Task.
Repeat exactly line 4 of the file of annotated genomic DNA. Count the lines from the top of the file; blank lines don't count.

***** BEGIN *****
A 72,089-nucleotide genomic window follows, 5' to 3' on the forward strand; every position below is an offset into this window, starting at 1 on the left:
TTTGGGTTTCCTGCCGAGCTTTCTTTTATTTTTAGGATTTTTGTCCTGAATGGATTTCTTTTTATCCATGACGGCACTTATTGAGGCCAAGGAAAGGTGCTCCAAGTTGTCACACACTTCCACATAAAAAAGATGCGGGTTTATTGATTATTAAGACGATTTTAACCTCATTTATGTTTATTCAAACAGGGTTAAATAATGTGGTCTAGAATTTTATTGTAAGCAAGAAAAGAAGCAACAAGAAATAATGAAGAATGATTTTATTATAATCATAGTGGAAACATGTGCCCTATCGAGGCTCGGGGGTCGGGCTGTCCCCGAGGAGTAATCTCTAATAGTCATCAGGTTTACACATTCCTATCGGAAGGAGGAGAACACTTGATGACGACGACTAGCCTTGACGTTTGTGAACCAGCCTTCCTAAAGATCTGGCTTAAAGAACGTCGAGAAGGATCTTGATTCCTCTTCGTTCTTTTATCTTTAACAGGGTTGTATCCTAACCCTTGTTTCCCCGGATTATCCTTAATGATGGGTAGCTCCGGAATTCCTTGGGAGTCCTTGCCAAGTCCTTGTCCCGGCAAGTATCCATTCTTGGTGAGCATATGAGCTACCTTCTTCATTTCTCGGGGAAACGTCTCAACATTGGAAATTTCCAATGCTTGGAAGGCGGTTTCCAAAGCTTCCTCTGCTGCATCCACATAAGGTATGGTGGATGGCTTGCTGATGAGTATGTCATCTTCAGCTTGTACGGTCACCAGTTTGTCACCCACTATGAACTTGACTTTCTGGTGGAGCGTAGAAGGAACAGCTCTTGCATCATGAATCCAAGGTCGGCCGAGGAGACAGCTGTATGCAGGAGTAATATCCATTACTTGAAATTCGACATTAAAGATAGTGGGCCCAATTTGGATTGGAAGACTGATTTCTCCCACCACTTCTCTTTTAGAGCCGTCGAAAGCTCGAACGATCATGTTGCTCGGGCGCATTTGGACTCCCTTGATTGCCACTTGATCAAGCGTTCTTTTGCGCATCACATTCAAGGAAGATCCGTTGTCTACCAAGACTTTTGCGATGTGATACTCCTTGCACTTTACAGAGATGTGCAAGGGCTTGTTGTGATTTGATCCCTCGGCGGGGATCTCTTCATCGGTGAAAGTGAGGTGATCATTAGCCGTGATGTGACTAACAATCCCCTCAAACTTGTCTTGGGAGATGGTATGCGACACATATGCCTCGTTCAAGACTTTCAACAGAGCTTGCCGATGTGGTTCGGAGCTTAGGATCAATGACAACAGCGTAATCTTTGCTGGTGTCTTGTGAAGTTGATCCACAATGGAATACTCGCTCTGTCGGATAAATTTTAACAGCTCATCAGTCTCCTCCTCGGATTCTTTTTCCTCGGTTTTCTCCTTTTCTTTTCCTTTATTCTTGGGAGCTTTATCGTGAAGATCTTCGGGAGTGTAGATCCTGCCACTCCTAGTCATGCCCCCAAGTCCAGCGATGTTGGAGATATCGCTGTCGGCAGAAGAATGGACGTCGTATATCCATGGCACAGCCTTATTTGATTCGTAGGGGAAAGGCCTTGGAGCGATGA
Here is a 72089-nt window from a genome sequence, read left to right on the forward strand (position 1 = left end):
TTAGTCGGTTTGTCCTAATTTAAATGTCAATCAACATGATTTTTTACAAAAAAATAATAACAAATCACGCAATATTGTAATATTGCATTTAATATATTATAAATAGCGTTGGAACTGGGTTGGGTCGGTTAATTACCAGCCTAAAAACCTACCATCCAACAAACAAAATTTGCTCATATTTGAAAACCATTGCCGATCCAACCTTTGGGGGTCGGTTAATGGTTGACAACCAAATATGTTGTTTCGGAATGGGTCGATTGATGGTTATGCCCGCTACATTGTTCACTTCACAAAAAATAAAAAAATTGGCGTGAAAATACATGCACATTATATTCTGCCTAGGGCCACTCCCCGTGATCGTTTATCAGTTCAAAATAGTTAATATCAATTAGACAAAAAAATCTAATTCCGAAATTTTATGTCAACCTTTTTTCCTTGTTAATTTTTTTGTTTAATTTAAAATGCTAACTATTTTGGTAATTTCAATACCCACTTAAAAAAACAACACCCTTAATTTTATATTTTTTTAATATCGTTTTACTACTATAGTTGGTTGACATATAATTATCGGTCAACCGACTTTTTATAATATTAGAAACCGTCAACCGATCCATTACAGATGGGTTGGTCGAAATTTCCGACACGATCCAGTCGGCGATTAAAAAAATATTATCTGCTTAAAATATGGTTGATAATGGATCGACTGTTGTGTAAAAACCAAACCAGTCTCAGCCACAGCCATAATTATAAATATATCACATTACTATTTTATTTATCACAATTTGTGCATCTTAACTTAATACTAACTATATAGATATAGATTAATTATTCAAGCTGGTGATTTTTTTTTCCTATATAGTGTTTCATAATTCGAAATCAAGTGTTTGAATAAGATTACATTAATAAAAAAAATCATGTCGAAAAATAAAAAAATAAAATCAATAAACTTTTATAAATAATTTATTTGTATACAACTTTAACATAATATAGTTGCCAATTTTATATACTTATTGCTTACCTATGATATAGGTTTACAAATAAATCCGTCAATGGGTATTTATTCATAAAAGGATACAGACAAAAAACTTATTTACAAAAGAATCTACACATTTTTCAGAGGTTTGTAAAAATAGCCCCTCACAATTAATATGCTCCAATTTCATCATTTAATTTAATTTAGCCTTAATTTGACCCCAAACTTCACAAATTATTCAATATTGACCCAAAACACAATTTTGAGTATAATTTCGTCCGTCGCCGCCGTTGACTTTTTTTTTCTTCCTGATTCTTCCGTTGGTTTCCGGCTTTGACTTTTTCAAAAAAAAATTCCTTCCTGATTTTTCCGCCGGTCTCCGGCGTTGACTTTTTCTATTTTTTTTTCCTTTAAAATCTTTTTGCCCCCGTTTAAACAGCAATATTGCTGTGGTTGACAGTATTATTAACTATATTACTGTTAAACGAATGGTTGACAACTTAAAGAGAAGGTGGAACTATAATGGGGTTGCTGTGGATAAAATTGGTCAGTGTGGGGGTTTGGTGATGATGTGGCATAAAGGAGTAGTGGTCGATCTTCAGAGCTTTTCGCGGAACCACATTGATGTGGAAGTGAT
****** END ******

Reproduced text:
TTAGTCGGTTTGTCCTAATTTAAATGTCAATCAACATGATTTTTTACAAAAAAATAATAACAAATCACGCAATATTGTAATATTGCATTTAATATATTATAAATAGCGTTGGAACTGGGTTGGGTCGGTTAATTACCAGCCTAAAAACCTACCATCCAACAAACAAAATTTGCTCATATTTGAAAACCATTGCCGATCCAACCTTTGGGGGTCGGTTAATGGTTGACAACCAAATATGTTGTTTCGGAATGGGTCGATTGATGGTTATGCCCGCTACATTGTTCACTTCACAAAAAATAAAAAAATTGGCGTGAAAATACATGCACATTATATTCTGCCTAGGGCCACTCCCCGTGATCGTTTATCAGTTCAAAATAGTTAATATCAATTAGACAAAAAAATCTAATTCCGAAATTTTATGTCAACCTTTTTTCCTTGTTAATTTTTTTGTTTAATTTAAAATGCTAACTATTTTGGTAATTTCAATACCCACTTAAAAAAACAACACCCTTAATTTTATATTTTTTTAATATCGTTTTACTACTATAGTTGGTTGACATATAATTATCGGTCAACCGACTTTTTATAATATTAGAAACCGTCAACCGATCCATTACAGATGGGTTGGTCGAAATTTCCGACACGATCCAGTCGGCGATTAAAAAAATATTATCTGCTTAAAATATGGTTGATAATGGATCGACTGTTGTGTAAAAACCAAACCAGTCTCAGCCACAGCCATAATTATAAATATATCACATTACTATTTTATTTATCACAATTTGTGCATCTTAACTTAATACTAACTATATAGATATAGATTAATTATTCAAGCTGGTGATTTTTTTTTCCTATATAGTGTTTCATAATTCGAAATCAAGTGTTTGAATAAGATTACATTAATAAAAAAAATCATGTCGAAAAATAAAAAAATAAAATCAATAAACTTTTATAAATAATTTATTTGTATACAACTTTAACATAATATAGTTGCCAATTTTATATACTTATTGCTTACCTATGATATAGGTTTACAAATAAATCCGTCAATGGGTATTTATTCATAAAAGGATACAGACAAAAAACTTATTTACAAAAGAATCTACACATTTTTCAGAGGTTTGTAAAAATAGCCCCTCACAATTAATATGCTCCAATTTCATCATTTAATTTAATTTAGCCTTAATTTGACCCCAAACTTCACAAATTATTCAATATTGACCCAAAACACAATTTTGAGTATAATTTCGTCCGTCGCCGCCGTTGACTTTTTTTTTCTTCCTGATTCTTCCGTTGGTTTCCGGCTTTGACTTTTTCAAAAAAAAATTCCTTCCTGATTTTTCCGCCGGTCTCCGGCGTTGACTTTTTCTATTTTTTTTTCCTTTAAAATCTTTTTGCCCCCGTTTAAACAGCAATATTGCTGTGGTTGACAGTATTATTAACTATATTACTGTTAAACGAATGGTTGACAACTTAAAGAGAAGGTGGAACTATAATGGGGTTGCTGTGGATAAAATTGGTCAGTGTGGGGGTTTGGTGATGATGTGGCATAAAGGAGTAGTGGTCGATCTTCAGAGCTTTTCGCGGAACCACATTGATGTGGAAGTGAT